In linear algebra, Cramer’s rule is an explicit formula for the solution of a system of linear equations with as many equations as unknowns, valid whenever the system has a unique solution. It expresses the solution in terms of the determinants of the (square) coefficient matrix and of matrices obtained from it by replacing one column by the column vector of right-hand-sides of the equations. It is named after Gabriel Cramer (1704–1752), who published the rule for an arbitrary number of unknowns in 1750,[1][2] although Colin Maclaurin also published special cases of the rule in 1748[3] (and possibly knew of it as early as 1729).[4][5][6]

Cramer’s rule implemented in a naïve way is computationally inefficient for systems of more than two or three equations.[7] In the case of n equations in n unknowns, it requires computation of n + 1 determinants, while Gaussian elimination produces the result with the same computational complexity as the computation of a single determinant.[8][9] Cramer’s rule can also be numerically unstable even for 2×2 systems.[10] However, it has recently been shown that Cramer’s rule can be implemented in O(n3) time,[11] which is comparable to more common methods of solving systems of linear equations, such as Gaussian elimination (consistently requiring 2.5 times as many arithmetic operations for all matrix sizes), while exhibiting comparable numeric stability in most cases.In linear algebra cramer’s rule is an explicit formula for the solution of a system of linear equation

## Contents

• General case
• Finding inverse matrix
• Applications
• Explicit formulas for small systems
• References

## General Case

Consider a system of n linear equations for n unknowns, represented in matrix multiplication form as follows:

where the n × n matrix A has a nonzero determinant, and the vector {x = (x1 …,xn)^{T} is the column vector of the variables. Then the theorem states that in this case the system has a unique solution, whose individual values for the unknowns are given by:

where {Ai} is the matrix formed by replacing the i-th column of A by the column vector b.

A more general version of Cramer’s rule[12] considers the matrix equation

## Finding Inverse Matrix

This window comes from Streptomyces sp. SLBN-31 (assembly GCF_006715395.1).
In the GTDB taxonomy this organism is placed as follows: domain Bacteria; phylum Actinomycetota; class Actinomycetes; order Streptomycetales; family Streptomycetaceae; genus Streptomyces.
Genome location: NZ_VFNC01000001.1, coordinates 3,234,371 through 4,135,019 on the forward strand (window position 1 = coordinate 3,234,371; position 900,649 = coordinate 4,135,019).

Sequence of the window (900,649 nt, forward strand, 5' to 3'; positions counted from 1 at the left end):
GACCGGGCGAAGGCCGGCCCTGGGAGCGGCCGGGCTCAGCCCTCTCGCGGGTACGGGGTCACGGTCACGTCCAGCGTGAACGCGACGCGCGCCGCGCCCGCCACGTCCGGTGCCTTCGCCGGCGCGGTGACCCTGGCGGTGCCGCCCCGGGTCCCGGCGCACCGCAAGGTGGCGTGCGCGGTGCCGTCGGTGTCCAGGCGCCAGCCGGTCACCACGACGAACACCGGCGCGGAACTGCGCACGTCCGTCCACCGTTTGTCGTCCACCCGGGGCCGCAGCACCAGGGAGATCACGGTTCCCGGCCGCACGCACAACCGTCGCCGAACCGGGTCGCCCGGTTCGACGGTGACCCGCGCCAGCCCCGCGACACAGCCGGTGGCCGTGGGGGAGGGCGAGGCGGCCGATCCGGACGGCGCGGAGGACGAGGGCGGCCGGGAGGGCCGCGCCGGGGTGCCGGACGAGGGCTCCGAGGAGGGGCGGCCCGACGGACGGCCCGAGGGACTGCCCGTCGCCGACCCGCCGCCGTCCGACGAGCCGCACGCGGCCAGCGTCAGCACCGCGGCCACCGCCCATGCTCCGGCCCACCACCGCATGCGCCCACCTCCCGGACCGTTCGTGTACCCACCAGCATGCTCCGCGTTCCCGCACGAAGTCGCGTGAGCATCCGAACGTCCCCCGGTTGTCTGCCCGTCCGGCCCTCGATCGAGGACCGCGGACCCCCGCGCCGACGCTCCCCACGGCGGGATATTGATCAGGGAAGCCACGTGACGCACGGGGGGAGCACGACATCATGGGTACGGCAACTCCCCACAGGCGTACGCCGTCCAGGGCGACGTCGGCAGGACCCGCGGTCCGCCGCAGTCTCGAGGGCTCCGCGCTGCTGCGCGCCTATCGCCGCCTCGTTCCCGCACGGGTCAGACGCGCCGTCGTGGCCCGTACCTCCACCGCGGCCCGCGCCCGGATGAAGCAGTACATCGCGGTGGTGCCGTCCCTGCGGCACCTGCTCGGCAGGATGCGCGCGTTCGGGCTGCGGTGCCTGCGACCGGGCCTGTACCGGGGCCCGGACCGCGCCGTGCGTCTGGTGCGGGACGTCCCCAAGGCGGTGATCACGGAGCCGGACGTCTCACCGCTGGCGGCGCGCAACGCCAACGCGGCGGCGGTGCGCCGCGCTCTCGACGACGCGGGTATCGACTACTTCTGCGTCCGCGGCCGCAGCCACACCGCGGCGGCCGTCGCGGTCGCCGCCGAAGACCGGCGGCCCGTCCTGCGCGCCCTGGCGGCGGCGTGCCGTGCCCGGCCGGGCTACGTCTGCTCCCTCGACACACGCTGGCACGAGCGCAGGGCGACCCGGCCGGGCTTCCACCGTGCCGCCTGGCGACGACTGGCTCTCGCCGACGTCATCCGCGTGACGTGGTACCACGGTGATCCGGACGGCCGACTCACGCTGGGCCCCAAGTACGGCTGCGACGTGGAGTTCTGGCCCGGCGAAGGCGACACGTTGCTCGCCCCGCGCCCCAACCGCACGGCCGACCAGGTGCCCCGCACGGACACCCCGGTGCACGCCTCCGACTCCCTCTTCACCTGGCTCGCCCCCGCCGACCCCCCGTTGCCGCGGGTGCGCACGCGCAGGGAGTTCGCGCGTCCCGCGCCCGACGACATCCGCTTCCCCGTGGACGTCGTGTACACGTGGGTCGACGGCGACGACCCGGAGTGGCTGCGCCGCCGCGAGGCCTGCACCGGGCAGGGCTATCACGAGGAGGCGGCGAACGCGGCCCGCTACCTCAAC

Let A be an n × n matrix. Then

where adj(A) denotes the adjugate matrix of A, det(A) is the determinant, and I is the identity matrix. If det(A) is invertible in R, then the inverse matrix of A is

If R is a field (such as the field of real numbers), then this gives a formula for the inverse of A, provided det(A) ≠ 0. In fact, this formula will work whenever R is a commutative ring, provided that det(A) is a unit. If det(A) is not a unit, then A is not invertible.

## Applications

### Explicit formulas for small systems

Consider the linear system

which in matrix format is

Assume a1b2 − b1a2 nonzero. Then, with help of determinants, x and y can be found with Cramer’s rule as

The rules for 3 × 3 matrices are similar. Given

which in matrix format is

Then the values of x, y and z can be found as follows:

## References

1. ^ Cramer, Gabriel (1750). “Introduction à l’Analyse des lignes Courbes algébriques” (in French). Geneva: Europeana. pp. 656–659. Retrieved 2012-05-18.
2. ^ Kosinski, A. A. (2001). “Cramer’s Rule is due to Cramer”. Mathematics Magazine74: 310–312. doi:10.2307/2691101.
3. ^ MacLaurin, Colin (1748). A Treatise of Algebra, in Three Parts.
4. ^ Boyer, Carl B. (1968). A History of Mathematics (2nd ed.). Wiley. p. 431.
5. ^ Katz, Victor (2004). A History of Mathematics (Brief ed.). Pearson Education. pp. 378–379.
6. ^ Hedman, Bruce A. (1999). “An Earlier Date for “Cramer’s Rule”” (PDF). Historia Mathematica26 (4): 365–368. doi:10.1006/hmat.1999.2247.
7. ^ David Poole (2014). Linear Algebra: A Modern Introduction. Cengage Learning. p. 276. ISBN 978-1-285-98283-0.
8. ^ Joe D. Hoffman; Steven Frankel (2001). Numerical Methods for Engineers and Scientists, Second Edition,. CRC Press. p. 30. ISBN 978-0-8247-0443-8.